I only wish we would have chosen a different finish. Live and learn.

    [Reply]

    Fred Reply:

    On the cost of granite countertops, this reminded me of a post on Oh Bungalow from a long time ago where they installed granite tile to save cost… a MUCH cheaper solution for a countertop if you want granite but cannot afford the slab. You can sometimes find these tiles for $1.00/sq. ft. Unfortunately, you end up with small grount lines and it’s not quite the same as granite, but I thought it was an innovative solution.

    http://ohbungalow.blogspot.com/2008/05/our-long-awaited-arrival.html

    [Reply]

  • modernhousewife responds...
    August 3rd, 2011 12:48 pm

    You guys are brave! I would be putting the “test” in a less conspicuos spot :)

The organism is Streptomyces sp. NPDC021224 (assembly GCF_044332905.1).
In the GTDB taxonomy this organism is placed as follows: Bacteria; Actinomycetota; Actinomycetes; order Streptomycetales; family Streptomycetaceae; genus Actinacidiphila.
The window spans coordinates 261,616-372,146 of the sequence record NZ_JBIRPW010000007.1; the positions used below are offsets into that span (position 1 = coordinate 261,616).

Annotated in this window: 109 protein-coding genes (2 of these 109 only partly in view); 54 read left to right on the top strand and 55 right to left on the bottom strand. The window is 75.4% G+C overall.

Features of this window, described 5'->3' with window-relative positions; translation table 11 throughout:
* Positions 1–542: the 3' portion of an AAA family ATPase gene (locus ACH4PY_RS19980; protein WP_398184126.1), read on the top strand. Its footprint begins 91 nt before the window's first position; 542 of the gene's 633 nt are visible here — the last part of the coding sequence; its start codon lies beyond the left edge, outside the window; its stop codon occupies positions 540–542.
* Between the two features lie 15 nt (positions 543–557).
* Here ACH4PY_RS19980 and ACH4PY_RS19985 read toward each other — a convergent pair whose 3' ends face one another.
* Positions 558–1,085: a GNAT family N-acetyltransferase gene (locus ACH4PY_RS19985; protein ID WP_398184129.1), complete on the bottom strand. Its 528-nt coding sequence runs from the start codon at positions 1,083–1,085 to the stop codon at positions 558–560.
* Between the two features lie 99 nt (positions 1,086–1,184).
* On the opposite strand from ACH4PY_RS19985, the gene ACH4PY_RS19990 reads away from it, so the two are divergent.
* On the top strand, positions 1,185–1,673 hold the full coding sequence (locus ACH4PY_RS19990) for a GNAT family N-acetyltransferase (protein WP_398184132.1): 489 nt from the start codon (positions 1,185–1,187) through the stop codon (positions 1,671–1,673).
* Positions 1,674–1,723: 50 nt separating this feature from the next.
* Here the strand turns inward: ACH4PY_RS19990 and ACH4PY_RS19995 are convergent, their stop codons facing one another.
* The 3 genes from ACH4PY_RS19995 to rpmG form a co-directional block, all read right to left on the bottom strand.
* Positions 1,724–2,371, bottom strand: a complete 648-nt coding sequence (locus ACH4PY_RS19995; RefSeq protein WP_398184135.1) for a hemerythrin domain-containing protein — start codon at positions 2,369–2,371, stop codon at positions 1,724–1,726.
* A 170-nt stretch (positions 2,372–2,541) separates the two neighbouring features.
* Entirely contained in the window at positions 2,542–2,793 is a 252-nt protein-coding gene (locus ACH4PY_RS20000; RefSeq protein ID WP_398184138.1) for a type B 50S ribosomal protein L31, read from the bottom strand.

We had a stain in our bathroom countertop and this artcle helped: http://www.younghouselove.com/2008/09/counter-intelligence/

    [Reply]

    Fred Reply:

    Good tip from them on the Clorox. John and Sherri come up with the wittiest names for their articles…. It’s part of the YHL experience.

    [Reply]

  • KellsBells responds...
    August 3rd, 2011 3:44 pm

    An unruly soap dispnser left an awful rust stain on our brand new (and sealed no less) granite kitchen counter. Luckily Mr. Cleans magic eraser and some elbow grease took the stain right out without any scratches. I might give DuPont sealer a try, since we clearly need something else.

    [Reply]

    Fred Reply:

    Hi KellsBells! First time I’ve seen your name around these parts. Welcome to the site! We have a lot of fun around here, so I hope you’ll check back often.

    We have a DuPont Zodiaq counter and accidentally stained it with the bottom of a pan that had been sitting on our grill. Zodiaq isn’t supposed to require sealing, and we were able to remove the stain with a baking soda / vinegar combination. I think the slight abrasiveness of the baking soda is what did the trick in that case.

    [Reply]

  • MissFixIt responds...
    August 3rd, 2011 11:40 pm